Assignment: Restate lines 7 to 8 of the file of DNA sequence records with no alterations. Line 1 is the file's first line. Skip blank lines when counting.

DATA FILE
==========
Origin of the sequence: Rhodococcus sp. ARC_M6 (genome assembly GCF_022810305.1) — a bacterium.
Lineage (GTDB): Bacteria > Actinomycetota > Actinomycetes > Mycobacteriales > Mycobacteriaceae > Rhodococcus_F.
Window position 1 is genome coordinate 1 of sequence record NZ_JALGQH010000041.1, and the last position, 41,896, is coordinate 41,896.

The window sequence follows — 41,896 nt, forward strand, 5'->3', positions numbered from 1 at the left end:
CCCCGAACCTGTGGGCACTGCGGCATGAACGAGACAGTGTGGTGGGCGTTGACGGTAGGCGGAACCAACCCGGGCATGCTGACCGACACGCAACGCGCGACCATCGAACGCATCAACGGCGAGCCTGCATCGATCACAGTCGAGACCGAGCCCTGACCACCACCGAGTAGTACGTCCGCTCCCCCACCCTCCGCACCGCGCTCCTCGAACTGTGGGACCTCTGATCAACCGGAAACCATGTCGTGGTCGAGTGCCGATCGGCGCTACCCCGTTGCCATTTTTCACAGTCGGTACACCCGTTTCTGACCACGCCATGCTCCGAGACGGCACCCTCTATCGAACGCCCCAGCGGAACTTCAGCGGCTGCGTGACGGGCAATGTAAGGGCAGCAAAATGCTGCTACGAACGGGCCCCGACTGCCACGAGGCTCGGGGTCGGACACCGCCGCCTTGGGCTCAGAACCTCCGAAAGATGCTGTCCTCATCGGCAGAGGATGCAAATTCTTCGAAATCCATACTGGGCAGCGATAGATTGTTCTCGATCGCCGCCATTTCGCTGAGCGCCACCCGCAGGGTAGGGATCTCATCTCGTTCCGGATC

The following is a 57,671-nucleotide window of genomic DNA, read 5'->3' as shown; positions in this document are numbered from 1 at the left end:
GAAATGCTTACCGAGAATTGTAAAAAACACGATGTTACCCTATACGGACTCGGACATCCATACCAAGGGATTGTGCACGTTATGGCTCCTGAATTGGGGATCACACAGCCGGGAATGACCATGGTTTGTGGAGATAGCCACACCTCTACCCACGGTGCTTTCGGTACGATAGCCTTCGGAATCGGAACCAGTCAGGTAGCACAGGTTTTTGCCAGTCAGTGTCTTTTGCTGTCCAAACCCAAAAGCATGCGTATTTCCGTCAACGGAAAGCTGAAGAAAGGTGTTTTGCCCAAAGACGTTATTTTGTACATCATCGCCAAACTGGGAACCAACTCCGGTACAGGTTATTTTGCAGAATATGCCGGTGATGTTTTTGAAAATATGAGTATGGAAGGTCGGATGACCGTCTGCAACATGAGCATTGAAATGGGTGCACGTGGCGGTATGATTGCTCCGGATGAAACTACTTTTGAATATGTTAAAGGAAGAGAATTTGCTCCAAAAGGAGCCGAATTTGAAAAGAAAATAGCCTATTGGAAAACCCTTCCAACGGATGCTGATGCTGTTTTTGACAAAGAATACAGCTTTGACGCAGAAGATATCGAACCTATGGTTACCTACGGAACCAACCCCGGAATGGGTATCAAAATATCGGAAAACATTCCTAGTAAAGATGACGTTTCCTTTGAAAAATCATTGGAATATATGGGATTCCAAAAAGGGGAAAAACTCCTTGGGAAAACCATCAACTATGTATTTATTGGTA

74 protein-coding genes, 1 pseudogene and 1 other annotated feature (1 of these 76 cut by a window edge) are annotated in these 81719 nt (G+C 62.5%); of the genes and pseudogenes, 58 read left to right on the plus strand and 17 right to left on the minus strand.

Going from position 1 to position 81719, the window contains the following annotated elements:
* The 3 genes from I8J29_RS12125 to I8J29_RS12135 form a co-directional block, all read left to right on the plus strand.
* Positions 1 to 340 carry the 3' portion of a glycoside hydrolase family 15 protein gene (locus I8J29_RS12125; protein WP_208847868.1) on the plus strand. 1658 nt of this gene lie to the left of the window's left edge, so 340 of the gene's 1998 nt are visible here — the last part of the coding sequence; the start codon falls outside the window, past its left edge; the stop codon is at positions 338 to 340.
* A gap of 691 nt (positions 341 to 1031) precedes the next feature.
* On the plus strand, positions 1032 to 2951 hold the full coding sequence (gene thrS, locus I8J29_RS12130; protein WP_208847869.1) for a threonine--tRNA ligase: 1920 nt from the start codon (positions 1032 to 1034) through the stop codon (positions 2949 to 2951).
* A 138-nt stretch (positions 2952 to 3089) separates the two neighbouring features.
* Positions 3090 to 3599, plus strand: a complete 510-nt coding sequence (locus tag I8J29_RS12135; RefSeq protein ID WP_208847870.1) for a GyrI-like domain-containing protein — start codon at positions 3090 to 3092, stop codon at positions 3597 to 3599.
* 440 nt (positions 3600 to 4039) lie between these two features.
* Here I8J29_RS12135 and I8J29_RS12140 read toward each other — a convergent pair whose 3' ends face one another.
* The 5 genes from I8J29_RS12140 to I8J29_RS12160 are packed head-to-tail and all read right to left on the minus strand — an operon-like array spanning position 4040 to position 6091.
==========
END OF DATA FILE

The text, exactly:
GAAATGCTTACCGAGAATTGTAAAAAACACGATGTTACCCTATACGGACTCGGACATCCATACCAAGGGATTGTGCACGTTATGGCTCCTGAATTGGGGATCACACAGCCGGGAATGACCATGGTTTGTGGAGATAGCCACACCTCTACCCACGGTGCTTTCGGTACGATAGCCTTCGGAATCGGAACCAGTCAGGTAGCACAGGTTTTTGCCAGTCAGTGTCTTTTGCTGTCCAAACCCAAAAGCATGCGTATTTCCGTCAACGGAAAGCTGAAGAAAGGTGTTTTGCCCAAAGACGTTATTTTGTACATCATCGCCAAACTGGGAACCAACTCCGGTACAGGTTATTTTGCAGAATATGCCGGTGATGTTTTTGAAAATATGAGTATGGAAGGTCGGATGACCGTCTGCAACATGAGCATTGAAATGGGTGCACGTGGCGGTATGATTGCTCCGGATGAAACTACTTTTGAATATGTTAAAGGAAGAGAATTTGCTCCAAAAGGAGCCGAATTTGAAAAGAAAATAGCCTATTGGAAAACCCTTCCAACGGATGCTGATGCTGTTTTTGACAAAGAATACAGCTTTGACGCAGAAGATATCGAACCTATGGTTACCTACGGAACCAACCCCGGAATGGGTATCAAAATATCGGAAAACATTCCTAGTAAAGATGACGTTTCCTTTGAAAAATCATTGGAATATATGGGATTCCAAAAAGGGGAAAAACTCCTTGGGAAAACCATCAACTATGTATTTATTGGTA

74 protein-coding genes, 1 pseudogene and 1 other annotated feature (1 of these 76 cut by a window edge) are annotated in these 81719 nt (G+C 62.5%); of the genes and pseudogenes, 58 read left to right on the plus strand and 17 right to left on the minus strand.